Summary: The King James Version word "comely" helps us see that praise and worship fit the reality of today’s world, but are attractive to those who need perspective by which to live.
Our members will know that I seldom use the King James Version of the Scriptures, except on certain occasions when the majesty and beauty of its language are desirable. We are a church which is generally committed to contemporary readings of the Bible because they are more accurate and are easier to understand. Thus we keep the New Revised Standard Version in our pews and Today’ s English Version in many of our classrooms.
But every now and again nothing will quite do the job the way the 17th century language does it. Today is one such day. I am sharing with you today the 147th Psalm, and there is one word in particular which attracted me. The word is "comely" … "comely". You’ll hear it in the very first verse of the psalm; let its flavor sink in as you hear these words: Psalm 147:1-7
Praise is comely. Other translations say that praise is fitting, or seemly, or suitable, but none of those quite gets to the heart of what I want to say this morning. Praise is comely. That means that praise is fitting and it means that praise is attractive. Praise is fitting and praise is attractive. Praise is comely.
I knew he had reached a new level of maturity when he thanked me spontaneously for what I had just agreed to do for him. This young man had over an extended period called for my help in a variety of ways. He had asked for financial bailouts; he had called in the middle of the night wanting me to get him out of trouble; he had even betrayed my trust but had always managed to get the second and maybe even the third mile out of me.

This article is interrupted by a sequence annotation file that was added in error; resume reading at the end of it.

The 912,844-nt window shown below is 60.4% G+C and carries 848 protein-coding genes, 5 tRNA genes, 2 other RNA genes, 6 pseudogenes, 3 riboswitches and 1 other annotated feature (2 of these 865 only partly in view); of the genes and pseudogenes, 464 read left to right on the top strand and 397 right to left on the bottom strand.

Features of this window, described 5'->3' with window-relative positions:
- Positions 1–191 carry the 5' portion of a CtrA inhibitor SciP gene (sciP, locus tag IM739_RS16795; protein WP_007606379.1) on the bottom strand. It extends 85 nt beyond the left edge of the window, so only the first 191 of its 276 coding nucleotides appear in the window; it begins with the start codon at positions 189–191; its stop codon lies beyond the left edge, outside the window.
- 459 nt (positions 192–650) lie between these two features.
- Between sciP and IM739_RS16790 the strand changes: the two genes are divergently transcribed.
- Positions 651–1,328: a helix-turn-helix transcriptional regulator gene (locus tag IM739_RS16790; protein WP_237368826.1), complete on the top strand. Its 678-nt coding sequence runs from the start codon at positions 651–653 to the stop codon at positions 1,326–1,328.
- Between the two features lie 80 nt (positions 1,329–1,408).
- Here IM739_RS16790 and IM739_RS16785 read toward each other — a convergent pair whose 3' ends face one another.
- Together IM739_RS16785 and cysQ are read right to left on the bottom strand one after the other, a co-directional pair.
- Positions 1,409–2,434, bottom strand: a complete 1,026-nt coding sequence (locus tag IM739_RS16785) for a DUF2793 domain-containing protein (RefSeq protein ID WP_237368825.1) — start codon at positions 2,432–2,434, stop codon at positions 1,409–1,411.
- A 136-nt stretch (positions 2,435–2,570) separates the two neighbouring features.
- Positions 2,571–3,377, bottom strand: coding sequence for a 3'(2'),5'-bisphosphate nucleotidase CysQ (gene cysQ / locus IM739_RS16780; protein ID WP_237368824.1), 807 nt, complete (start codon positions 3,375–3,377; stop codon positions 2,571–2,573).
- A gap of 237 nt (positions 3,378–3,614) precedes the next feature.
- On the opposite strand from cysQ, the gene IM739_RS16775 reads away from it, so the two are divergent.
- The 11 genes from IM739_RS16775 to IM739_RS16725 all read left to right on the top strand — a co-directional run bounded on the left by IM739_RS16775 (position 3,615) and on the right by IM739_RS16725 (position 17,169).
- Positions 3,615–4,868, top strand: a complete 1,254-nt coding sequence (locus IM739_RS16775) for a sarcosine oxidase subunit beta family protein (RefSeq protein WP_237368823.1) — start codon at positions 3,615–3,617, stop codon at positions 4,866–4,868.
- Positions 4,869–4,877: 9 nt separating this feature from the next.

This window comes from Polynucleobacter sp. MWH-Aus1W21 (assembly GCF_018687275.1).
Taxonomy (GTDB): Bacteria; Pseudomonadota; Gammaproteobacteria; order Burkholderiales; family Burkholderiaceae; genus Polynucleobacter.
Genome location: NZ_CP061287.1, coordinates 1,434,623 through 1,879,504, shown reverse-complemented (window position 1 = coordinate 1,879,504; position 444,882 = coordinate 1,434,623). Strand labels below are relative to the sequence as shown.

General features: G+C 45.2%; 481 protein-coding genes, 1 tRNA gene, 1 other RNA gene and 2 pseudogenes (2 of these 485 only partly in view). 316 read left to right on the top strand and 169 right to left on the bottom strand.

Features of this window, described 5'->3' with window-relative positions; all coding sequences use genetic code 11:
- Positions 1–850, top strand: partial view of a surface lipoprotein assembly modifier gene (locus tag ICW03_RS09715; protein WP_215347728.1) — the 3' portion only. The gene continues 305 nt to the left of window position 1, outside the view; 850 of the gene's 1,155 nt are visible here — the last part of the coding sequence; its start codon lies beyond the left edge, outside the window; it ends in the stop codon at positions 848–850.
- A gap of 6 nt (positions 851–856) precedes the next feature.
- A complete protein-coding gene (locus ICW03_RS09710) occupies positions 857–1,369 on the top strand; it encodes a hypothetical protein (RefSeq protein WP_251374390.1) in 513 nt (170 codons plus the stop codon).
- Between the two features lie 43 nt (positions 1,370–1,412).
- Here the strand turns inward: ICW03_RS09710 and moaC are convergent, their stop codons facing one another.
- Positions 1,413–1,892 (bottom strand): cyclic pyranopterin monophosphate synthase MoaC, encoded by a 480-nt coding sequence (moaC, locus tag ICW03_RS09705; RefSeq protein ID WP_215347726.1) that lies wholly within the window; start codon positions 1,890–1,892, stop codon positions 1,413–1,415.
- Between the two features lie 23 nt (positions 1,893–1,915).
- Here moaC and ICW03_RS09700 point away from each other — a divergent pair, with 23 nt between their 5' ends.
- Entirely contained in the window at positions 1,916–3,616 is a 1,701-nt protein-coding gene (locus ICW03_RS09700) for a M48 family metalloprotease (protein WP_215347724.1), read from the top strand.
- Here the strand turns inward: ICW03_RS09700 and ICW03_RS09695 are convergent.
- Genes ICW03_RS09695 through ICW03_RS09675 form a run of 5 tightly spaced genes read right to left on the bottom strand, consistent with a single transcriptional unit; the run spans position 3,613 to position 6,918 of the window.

That’s all right. I knew what I was doing when I decided to do those things. But, frankly, what troubled me most was that there was little or no gratitude. He either did not thank me at all after one of these rescue jobs, or he would, if and when prompted, mutter a half-hearted "Thanks" under his breath and go his way. His thanks seemed forced, it didn’t seem genuine, and I knew it didn’t do much for me. I doubted whether it did much for him.
Frankly, his way of saying "thanks" reminded me of the get well card that was sent to the hospital bed of one of the members of a men’s fraternity. The card said, "We voted to wish you good health. The vote was six for and five against." That doesn’t do much for the patient, and I doubt whether it did much for the fraternity spirit either.
But now … this time … as the hymn writer might put it, after “many dangers, toils, and snares" … I was in a position to do this young man one more favor and rescue him one more time. And I did. But this time, a whole new attitude; this time, an entirely different response; this time, "Thank you" spontaneously …"Thanks a lot", with a smile and handshake … this time, a new level of maturity, and an appreciation that was authentic.
I went away with my heart singing and with a feeling that I might not have to step in and rescue this young man again. And his heart sang too, I believe, because he had learned the value of gratitude. He had learned, in the language of Scripture, that praise is comely. Praise is fitting and appropriate and praise is attractive. Praise is comely.